Strong Women Build Each Other Up

When I say 43%, to what could I be referring? Remain voters? Hillary voters? 

I’ll be more specific. 43% of midwives and student midwives have had this happen to them. Something that has been experienced of half of all of them.

Amniotic fluid facial? Perhaps it’s babies named after them?

Any guesses? Ok. It’s bullying.

43% of midwives and students have been been bullied by their colleagues or management. 

May I say to those bullying  (on behalf of everyone else) What the fucking fuck are you fucking playing at?

We are in the sphere of supporting women and their familes and you are unable to do that for your own colleagues? Look we all feel annoyed by people or the things that people do or say (and some times it’s hard to bite it back); but as an over thinker myself who bends to the will of others in a bid to appease…well, stop being unkind.

What do people get from it? There’s the old adage that blowing out someone’s candke does not make yours burn any brighter, but metaphors aside, the snide comments of a person to impressionable people, or vulnerable one can cut like a knife.

There are other forms of bullying of course: systematic undermining of practice, like pushing a midwife to carry as much as she is able and to work autonomously – yet telling her she is over confident without the skills to back it up. That’s just wholly confusing – especially if the women she is caring for respond well to her care.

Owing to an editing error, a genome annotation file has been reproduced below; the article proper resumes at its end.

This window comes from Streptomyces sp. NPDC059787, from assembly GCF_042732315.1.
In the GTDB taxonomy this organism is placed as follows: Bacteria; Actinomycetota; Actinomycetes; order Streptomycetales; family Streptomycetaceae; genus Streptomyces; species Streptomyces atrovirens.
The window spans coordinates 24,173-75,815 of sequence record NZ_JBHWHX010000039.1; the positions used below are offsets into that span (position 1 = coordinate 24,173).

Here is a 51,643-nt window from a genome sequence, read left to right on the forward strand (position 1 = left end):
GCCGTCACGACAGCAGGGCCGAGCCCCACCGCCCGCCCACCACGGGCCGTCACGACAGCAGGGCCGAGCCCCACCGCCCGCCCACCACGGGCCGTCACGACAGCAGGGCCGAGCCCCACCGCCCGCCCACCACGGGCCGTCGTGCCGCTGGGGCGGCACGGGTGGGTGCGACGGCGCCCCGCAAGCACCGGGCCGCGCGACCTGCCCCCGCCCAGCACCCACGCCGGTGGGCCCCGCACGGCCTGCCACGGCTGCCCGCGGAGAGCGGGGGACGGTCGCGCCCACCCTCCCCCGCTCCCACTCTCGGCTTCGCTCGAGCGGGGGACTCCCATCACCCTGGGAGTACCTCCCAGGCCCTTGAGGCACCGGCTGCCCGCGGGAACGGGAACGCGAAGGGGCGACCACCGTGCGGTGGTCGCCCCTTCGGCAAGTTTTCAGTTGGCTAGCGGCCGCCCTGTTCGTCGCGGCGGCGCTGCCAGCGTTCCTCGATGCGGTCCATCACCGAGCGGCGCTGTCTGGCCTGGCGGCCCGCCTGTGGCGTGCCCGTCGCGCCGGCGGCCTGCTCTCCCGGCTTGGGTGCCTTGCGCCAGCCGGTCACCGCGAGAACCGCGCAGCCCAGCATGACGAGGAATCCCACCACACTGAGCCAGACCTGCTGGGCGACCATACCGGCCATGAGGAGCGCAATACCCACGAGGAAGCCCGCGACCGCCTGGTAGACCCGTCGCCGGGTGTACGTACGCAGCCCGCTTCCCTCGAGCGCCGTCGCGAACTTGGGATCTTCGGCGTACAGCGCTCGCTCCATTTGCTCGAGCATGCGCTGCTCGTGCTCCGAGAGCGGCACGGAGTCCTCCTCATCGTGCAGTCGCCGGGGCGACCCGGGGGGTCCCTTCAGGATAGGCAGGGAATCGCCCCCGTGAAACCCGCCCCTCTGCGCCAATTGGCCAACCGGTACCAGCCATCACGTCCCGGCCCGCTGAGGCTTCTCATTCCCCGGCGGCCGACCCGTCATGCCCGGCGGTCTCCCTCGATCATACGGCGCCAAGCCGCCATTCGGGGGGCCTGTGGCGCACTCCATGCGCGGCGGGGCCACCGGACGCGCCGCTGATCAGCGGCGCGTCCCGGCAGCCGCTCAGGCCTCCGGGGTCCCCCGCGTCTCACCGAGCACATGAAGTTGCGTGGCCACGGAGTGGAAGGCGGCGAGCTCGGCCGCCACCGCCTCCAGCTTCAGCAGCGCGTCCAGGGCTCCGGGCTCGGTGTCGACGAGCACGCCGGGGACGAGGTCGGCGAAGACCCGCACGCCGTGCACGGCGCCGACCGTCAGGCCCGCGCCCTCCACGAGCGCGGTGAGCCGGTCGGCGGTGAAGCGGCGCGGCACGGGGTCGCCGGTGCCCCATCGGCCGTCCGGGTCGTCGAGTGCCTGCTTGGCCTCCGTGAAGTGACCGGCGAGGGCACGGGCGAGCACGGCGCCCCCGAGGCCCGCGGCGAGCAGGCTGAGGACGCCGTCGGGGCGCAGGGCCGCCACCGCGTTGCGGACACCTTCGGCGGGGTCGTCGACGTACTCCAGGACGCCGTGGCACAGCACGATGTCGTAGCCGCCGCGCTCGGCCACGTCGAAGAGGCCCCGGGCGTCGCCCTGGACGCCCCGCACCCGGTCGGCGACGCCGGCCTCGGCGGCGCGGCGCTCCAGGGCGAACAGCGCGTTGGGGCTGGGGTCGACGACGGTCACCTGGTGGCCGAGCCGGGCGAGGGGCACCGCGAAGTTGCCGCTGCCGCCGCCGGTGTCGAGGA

So people should stand up for themselves, right? Or follow an appropriate course of redress. 

Of the three people I have known who did just this, all of them were then subjected to the most awful treatment when the information surfaced. Midwives who had previously criticised one another behind backs, suddenly closed ranks and became openly derogatory to the person in question.

There lies at least one of the problems, people’s moral compasses are off; friendships mean more than what is right, it seems. It’s hard for people to stand against such bloody mindedness and what subsequently happens is they become homogenised – its classic Mean Girls syndrome. People would rather assimilate with what is wrong to avoid being left out or victimised themselves – and this has got to change.

There needs to be a cultural shift where doing what is right is prized above being popular, or “included”, then the homogenisation would be positive! 

We have to choose between doing what is easy and doing what is right. 

Time to advocate for each other 
H xxx

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2 comments

  1. MidwifeDiaries · April 16

    It’s such an incredibly hard issue. I agree there is a lot of ‘mean girls’ culture, it’s so difficult. Any ideas how we could shift culture? It’s a timely post, have you come across this new ‘Say no to bullying’ Facebook group? https://www.facebook.com/groups/saynotobullyinginmidwifery/?multi_permalinks=1763854163928226&notif_t=like&notif_id=1492376114830983

    • goodpalpations · April 17

      Hi! No I haven’t seen that group. We just have to risk being unpopular and speak out; I’d rather be in with the misfits and “Martha Dunnstock” population, and slowly build up that band of good people in order to redress the balance.
      We have to advocate for ourselves and one another xx

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